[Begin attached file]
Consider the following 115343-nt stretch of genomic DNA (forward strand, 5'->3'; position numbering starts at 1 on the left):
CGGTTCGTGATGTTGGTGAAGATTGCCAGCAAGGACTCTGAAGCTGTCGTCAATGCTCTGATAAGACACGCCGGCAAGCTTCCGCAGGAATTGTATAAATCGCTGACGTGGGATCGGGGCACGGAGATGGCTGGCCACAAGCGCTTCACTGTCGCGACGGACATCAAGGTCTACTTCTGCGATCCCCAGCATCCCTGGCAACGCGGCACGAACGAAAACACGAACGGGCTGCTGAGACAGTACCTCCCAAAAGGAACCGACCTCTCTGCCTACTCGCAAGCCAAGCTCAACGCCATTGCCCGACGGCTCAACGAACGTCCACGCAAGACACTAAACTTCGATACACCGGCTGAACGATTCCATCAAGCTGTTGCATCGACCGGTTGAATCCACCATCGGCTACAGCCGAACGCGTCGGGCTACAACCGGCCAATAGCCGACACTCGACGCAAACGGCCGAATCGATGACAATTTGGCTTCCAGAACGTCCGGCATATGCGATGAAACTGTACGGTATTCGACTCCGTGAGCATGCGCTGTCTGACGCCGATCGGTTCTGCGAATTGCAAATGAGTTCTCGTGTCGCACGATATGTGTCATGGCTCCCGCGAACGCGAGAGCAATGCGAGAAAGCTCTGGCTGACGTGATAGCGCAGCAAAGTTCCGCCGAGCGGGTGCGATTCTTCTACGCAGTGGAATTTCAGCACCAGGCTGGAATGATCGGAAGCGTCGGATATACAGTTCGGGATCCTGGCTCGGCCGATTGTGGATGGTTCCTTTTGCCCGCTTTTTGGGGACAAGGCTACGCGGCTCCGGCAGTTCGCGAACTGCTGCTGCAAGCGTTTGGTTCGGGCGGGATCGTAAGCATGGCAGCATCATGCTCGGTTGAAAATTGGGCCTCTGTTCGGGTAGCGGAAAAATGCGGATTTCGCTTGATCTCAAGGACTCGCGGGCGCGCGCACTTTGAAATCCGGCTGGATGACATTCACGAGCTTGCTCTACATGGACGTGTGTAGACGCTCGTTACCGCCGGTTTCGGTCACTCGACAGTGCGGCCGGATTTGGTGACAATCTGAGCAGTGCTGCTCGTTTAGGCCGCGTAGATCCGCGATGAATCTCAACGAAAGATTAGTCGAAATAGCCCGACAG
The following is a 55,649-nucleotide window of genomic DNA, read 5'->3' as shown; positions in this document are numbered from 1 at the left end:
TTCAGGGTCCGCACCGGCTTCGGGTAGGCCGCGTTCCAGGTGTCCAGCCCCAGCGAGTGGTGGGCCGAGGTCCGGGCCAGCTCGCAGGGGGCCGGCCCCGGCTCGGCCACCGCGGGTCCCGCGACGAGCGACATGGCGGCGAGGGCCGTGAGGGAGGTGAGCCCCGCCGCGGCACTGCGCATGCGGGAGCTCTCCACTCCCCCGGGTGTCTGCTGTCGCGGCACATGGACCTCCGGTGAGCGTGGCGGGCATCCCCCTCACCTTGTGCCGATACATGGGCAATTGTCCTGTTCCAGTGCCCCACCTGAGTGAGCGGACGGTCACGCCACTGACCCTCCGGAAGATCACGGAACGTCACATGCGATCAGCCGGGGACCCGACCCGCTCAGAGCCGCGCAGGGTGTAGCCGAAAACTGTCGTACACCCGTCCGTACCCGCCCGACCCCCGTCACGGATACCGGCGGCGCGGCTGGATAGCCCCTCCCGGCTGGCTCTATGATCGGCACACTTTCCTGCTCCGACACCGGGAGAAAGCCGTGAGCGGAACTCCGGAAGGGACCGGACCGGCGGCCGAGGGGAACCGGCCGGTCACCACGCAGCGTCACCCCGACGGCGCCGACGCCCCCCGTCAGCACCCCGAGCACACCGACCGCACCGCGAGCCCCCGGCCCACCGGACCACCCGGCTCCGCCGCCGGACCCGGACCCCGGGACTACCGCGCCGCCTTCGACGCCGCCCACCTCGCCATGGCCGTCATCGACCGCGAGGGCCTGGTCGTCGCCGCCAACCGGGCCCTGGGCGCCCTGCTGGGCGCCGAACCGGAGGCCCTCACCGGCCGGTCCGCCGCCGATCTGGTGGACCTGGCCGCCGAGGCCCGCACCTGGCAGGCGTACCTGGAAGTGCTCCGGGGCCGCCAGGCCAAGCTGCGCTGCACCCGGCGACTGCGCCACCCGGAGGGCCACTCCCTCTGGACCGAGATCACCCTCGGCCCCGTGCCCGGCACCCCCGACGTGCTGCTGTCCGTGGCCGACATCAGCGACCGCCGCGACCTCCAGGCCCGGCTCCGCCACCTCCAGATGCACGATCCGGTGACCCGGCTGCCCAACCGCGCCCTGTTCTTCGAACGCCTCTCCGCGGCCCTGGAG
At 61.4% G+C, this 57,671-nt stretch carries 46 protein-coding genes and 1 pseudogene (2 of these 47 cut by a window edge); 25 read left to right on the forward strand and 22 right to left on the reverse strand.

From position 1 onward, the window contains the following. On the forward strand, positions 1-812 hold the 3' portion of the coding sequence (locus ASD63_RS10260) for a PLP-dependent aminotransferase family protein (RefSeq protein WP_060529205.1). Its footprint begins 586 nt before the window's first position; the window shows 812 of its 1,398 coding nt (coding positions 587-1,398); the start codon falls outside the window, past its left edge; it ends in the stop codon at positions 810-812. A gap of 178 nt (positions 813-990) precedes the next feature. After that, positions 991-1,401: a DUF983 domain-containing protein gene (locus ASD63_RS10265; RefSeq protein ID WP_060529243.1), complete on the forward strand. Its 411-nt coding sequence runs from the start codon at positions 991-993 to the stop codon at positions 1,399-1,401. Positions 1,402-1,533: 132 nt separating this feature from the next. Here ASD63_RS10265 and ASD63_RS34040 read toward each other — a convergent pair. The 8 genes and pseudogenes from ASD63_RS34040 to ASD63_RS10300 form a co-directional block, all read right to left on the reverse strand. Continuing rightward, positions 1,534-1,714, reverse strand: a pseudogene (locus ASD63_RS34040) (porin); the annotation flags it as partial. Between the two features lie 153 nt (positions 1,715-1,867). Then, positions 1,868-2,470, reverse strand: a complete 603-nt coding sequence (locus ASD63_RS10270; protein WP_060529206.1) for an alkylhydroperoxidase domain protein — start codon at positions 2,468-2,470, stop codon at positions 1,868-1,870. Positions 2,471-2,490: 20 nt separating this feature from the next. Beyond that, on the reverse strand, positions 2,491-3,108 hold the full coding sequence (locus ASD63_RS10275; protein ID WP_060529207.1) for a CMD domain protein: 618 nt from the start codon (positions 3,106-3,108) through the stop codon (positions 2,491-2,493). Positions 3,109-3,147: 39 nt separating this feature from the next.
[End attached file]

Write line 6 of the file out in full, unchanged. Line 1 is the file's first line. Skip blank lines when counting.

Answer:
From position 1 onward, the window contains the following. On the forward strand, positions 1-812 hold the 3' portion of the coding sequence (locus ASD63_RS10260) for a PLP-dependent aminotransferase family protein (RefSeq protein WP_060529205.1). Its footprint begins 586 nt before the window's first position; the window shows 812 of its 1,398 coding nt (coding positions 587-1,398); the start codon falls outside the window, past its left edge; it ends in the stop codon at positions 810-812. A gap of 178 nt (positions 813-990) precedes the next feature. After that, positions 991-1,401: a DUF983 domain-containing protein gene (locus ASD63_RS10265; RefSeq protein ID WP_060529243.1), complete on the forward strand. Its 411-nt coding sequence runs from the start codon at positions 991-993 to the stop codon at positions 1,399-1,401. Positions 1,402-1,533: 132 nt separating this feature from the next. Here ASD63_RS10265 and ASD63_RS34040 read toward each other — a convergent pair. The 8 genes and pseudogenes from ASD63_RS34040 to ASD63_RS10300 form a co-directional block, all read right to left on the reverse strand. Continuing rightward, positions 1,534-1,714, reverse strand: a pseudogene (locus ASD63_RS34040) (porin); the annotation flags it as partial. Between the two features lie 153 nt (positions 1,715-1,867). Then, positions 1,868-2,470, reverse strand: a complete 603-nt coding sequence (locus ASD63_RS10270; protein WP_060529206.1) for an alkylhydroperoxidase domain protein — start codon at positions 2,468-2,470, stop codon at positions 1,868-1,870. Positions 2,471-2,490: 20 nt separating this feature from the next. Beyond that, on the reverse strand, positions 2,491-3,108 hold the full coding sequence (locus ASD63_RS10275; protein ID WP_060529207.1) for a CMD domain protein: 618 nt from the start codon (positions 3,106-3,108) through the stop codon (positions 2,491-2,493). Positions 3,109-3,147: 39 nt separating this feature from the next.